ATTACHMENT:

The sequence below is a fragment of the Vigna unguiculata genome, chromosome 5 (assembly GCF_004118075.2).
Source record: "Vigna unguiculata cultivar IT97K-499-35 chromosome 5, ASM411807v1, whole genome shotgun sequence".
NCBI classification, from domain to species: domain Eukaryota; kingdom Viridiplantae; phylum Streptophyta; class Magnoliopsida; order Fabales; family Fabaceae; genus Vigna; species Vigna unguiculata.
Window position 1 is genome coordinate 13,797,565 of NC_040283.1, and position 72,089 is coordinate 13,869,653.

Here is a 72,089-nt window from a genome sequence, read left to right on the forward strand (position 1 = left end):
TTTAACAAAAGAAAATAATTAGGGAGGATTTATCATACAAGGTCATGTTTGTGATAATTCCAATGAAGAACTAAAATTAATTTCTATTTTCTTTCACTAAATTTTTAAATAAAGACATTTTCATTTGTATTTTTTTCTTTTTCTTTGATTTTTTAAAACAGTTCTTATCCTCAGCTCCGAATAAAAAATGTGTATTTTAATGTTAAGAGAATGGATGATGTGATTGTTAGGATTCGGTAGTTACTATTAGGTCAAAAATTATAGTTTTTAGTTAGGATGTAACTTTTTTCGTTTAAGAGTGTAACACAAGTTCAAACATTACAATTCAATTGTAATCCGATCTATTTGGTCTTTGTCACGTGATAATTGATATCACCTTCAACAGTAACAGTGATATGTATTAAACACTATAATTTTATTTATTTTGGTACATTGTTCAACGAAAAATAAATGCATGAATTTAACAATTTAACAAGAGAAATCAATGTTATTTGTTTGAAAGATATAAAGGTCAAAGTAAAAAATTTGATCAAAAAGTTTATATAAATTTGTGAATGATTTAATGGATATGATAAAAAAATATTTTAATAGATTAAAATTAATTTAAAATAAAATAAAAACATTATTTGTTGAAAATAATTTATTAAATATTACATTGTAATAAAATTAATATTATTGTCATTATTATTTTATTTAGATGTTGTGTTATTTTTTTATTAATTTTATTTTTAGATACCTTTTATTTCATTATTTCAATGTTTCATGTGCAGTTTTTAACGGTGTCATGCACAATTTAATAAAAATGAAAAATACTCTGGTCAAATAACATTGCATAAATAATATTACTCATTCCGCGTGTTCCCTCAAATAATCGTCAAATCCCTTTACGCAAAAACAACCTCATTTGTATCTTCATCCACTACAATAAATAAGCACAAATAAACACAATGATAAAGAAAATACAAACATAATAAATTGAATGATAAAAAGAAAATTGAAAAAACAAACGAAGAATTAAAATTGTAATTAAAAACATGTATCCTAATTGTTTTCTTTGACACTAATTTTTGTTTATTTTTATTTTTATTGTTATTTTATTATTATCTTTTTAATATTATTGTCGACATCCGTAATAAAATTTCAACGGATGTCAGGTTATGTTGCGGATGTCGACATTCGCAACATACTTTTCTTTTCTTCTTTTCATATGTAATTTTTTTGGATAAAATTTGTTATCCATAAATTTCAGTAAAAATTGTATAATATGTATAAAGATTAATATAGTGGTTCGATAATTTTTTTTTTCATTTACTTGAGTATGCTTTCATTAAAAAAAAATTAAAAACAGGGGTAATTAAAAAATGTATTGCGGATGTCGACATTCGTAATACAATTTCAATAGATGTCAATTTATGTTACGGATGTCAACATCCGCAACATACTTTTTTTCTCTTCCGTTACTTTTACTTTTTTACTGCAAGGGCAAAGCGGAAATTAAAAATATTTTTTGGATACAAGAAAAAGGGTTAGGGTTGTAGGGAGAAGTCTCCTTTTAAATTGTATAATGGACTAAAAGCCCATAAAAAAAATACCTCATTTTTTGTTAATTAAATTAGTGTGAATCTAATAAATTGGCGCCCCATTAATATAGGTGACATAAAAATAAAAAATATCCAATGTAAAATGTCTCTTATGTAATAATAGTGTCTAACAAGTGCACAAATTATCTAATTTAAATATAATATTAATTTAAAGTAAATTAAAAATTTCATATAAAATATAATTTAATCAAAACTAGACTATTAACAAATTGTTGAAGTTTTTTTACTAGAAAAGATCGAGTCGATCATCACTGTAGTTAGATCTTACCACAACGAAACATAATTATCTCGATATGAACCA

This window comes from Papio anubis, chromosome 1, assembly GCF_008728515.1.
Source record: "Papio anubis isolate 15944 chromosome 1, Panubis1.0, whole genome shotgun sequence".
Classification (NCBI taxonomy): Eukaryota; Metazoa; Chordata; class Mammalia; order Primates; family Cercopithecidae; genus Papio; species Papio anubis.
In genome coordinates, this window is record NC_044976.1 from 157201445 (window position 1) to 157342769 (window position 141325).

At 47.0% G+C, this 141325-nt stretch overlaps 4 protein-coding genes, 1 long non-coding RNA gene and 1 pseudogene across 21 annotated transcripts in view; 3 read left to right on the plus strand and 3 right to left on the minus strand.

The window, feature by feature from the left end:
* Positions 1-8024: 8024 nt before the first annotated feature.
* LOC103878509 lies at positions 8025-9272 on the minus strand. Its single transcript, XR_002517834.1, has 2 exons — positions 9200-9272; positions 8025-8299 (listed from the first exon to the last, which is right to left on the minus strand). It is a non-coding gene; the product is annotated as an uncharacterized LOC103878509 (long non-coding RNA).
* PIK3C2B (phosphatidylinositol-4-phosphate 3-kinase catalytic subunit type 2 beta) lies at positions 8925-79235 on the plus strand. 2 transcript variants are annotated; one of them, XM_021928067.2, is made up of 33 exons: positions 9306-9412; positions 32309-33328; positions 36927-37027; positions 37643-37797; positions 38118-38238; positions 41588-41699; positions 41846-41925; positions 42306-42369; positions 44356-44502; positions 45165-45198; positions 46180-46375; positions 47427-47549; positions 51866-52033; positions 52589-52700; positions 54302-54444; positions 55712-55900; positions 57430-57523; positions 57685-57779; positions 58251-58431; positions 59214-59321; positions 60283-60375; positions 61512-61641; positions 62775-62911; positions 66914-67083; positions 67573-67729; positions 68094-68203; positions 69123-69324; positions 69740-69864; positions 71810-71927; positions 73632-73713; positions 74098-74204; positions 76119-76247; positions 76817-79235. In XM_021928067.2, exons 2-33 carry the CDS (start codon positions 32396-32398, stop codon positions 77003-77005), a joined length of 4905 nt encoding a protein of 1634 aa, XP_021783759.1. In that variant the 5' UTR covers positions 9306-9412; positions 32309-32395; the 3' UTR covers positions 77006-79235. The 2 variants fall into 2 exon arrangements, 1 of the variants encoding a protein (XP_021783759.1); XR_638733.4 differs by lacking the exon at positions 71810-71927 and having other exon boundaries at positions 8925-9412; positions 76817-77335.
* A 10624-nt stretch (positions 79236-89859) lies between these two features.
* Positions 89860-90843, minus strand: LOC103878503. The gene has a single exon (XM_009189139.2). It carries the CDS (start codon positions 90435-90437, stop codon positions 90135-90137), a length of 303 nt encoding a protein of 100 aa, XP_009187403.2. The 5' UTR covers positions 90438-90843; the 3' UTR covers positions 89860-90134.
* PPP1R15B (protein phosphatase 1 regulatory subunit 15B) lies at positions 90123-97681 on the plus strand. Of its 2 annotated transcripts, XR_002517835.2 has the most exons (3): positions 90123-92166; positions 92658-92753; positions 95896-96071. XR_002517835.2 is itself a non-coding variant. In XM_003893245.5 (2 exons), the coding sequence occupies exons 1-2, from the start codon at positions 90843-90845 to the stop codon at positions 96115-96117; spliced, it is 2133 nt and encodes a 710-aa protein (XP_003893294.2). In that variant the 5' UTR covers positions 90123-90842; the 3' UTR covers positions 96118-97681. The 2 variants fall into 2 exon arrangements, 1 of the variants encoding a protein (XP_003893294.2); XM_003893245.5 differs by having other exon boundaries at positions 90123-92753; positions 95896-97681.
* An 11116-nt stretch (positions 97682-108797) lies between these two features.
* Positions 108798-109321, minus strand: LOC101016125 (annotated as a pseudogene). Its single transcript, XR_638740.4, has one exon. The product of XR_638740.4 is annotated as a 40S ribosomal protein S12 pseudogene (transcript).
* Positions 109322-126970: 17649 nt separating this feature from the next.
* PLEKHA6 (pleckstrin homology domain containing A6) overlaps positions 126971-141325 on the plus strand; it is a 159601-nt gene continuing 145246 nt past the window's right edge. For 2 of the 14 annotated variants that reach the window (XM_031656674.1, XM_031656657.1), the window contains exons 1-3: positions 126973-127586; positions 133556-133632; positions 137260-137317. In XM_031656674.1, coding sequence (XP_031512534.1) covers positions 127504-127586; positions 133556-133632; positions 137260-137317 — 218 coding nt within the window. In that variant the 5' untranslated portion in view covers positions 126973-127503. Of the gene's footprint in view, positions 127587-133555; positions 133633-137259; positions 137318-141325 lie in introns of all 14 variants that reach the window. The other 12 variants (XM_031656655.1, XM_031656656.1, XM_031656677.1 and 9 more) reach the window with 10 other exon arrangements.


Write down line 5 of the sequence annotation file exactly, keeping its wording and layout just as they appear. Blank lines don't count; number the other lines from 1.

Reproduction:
Here is a 72,089-nt window from a genome sequence, read left to right on the forward strand (position 1 = left end):